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MONTREAL, MARCH 17, 2016 – Students from Marymount Academy International in NDG and Royal West Academy in Montreal West displayed their scientific knowledge, passion and creativity at the 34th Hydro Quebec Montreal Regional Science and Technology Fair, which took place from March 13-15 on the ground floor atrium of Concordia’s Computer Science and Visual Arts Integrated Complex in downtown Montreal. The event was organized by the Educational Alliance for Science and Technology (EAST), a non-profit, volunteer-based organization serving Quebec students in extracurricular science and technology activities.

The event was geared towards high school and CEGEP students between the ages of 13 and 20, and a total of 129 projects were on display at the fair for visitors to experience. Marymount and Royal West were represented by 11 projects, which dealt with scientific and technological experimentation, design or study, and tackled a wide range of scientific-related topics and concerns. Participation was down overall this year because of a work to rule campaign by teachers, who were in negotiations for a new collective agreement with the provincial government.

Marymount Academy International was represented at the fair with the following projects: “Can I Cook in Peace?” by Lean Hamwi, which deals with a new way for smoke alarms to work in order to avoid unnecessary false alarms; “Stained Eggspectations” by Willard Collins, which showed at what temperature level would tea stain the surface of your teeth by using eggs, because they have the same calcium base as tooth enamel; “Edible Water Bottle” by Wafa Shaid and Deborupa Dhar, which used the spherification process to create an edible type of material to manufacture water bottles; “Launching A Water Rocket” by Manqi Liang and Zhiming Shang, which measured how long a water rocket would stay airborne after it was launched using different volumes of pressure.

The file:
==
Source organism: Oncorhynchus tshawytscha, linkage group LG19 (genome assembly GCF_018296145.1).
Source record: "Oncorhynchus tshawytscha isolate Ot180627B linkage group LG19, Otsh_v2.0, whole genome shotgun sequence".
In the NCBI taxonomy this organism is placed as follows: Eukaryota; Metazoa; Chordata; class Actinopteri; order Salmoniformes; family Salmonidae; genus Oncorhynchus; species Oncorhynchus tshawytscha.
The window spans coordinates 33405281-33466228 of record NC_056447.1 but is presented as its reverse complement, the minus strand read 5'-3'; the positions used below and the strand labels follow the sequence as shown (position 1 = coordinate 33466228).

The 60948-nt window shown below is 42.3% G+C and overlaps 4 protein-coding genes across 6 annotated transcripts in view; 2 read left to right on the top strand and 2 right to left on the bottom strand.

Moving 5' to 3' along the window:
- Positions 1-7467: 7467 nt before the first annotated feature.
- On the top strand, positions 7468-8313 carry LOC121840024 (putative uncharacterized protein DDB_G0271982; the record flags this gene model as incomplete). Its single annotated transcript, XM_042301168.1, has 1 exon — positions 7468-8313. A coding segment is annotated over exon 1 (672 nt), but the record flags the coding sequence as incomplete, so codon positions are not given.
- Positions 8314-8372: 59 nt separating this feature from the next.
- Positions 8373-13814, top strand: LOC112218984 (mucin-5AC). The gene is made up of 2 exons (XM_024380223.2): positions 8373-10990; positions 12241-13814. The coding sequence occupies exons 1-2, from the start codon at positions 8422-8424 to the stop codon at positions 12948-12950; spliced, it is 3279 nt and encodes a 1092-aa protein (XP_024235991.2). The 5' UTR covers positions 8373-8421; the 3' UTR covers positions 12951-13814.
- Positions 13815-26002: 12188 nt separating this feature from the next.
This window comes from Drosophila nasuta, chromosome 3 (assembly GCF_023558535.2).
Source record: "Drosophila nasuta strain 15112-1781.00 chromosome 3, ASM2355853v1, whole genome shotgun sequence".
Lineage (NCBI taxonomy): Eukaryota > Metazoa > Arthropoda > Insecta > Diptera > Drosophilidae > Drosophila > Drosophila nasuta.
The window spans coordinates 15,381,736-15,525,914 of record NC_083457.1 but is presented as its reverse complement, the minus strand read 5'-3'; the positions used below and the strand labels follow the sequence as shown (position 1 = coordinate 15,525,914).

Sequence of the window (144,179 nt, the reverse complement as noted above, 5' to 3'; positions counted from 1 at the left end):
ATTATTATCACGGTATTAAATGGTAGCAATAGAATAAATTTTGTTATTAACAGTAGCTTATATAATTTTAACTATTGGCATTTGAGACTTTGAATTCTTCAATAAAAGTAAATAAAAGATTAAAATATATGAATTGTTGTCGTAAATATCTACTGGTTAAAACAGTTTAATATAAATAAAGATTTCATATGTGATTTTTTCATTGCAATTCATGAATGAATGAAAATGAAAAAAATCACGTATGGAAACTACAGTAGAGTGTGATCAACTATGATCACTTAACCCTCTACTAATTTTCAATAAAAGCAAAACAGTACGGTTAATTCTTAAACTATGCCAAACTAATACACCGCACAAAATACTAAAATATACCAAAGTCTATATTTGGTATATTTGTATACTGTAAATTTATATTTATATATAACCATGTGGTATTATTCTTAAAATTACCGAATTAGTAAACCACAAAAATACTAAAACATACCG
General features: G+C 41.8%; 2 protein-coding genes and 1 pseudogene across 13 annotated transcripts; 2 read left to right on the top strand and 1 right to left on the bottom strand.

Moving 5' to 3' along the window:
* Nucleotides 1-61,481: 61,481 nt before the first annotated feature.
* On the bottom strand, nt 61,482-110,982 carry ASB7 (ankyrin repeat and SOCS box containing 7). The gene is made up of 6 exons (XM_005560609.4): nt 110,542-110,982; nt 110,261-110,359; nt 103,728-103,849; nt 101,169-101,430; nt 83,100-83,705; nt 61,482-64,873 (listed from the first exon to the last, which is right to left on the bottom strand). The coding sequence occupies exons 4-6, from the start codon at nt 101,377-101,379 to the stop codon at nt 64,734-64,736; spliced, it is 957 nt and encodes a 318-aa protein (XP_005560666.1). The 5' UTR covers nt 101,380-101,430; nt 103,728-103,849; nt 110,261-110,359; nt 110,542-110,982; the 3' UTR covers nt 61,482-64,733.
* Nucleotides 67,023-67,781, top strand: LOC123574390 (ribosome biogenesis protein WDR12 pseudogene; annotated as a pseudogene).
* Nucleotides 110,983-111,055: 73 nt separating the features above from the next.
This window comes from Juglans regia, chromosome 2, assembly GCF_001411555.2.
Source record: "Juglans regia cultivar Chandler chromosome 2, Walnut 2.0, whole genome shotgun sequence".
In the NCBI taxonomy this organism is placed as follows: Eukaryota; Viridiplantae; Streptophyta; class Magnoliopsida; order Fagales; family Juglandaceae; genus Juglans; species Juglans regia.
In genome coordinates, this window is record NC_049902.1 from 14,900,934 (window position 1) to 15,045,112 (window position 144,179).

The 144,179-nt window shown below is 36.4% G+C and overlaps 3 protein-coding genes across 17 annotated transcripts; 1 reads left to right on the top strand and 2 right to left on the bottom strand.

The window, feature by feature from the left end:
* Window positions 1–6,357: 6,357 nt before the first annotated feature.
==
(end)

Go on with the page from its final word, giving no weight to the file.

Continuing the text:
Royal West Academy was represented at the fair by these student projects: “All Roads LEED to Home,” by Gabrielle Goldman, which was about creating sustainable, affordable housing in South Africa according to the standards set by the Leadership in Energy and Environmental Design (LEED) organization; “Breaking Down” by Lia Loebenberg, which was about how temperature and radiation affect enzymes; “Does Size Matter?” by Jude Victoria, which focused on protein mutations; “Resist the ‘Quake” by Matthew Ciarleli and Janvi Patel, which offered several alternative building structures that are earthquake resistant; “The Green Wall” by Carl Miller and Thomas Giacobbe, which offered two eco-friendly means of home insulation: sawdust and cotton balls; “The Root of Ethanol Production” by Jaan Van Der Wee and Sean Giacobbe, which explained the connection between growing root vegetables and the production of ethanol; “Posture is Key” by Peter Delis, which examined how good and bad posture affects not only your bone structure, but also your energy, emotions, appearance and self-confidence.

At the awards ceremony that closed the science and technology event on March 15, seven of the EMSB student projects captured a total of 14 awards. Also, the projects “Does Size Matter?,” “The Root of Ethanol Production,” and “The Green Wall” each won the Super expo-sciences Hydro Quebec (SESHQ) Experimentation and Design Award, which gives them the right to compete at this year’s Quebec finals of the Super expo-sciences Hydro Quebec, which will take place from April 22-24 in Sorel-Tracy, for a chance to compete at the 55th annual Canada Wide Science Festival, which will take place from May 18-20 at McGill University.

Michael J. Cohen
Communications and Marketing Specialist
English Montreal School Board
Tel: (514) 483-7200 ext. 7243
Fax: (514) 483-7213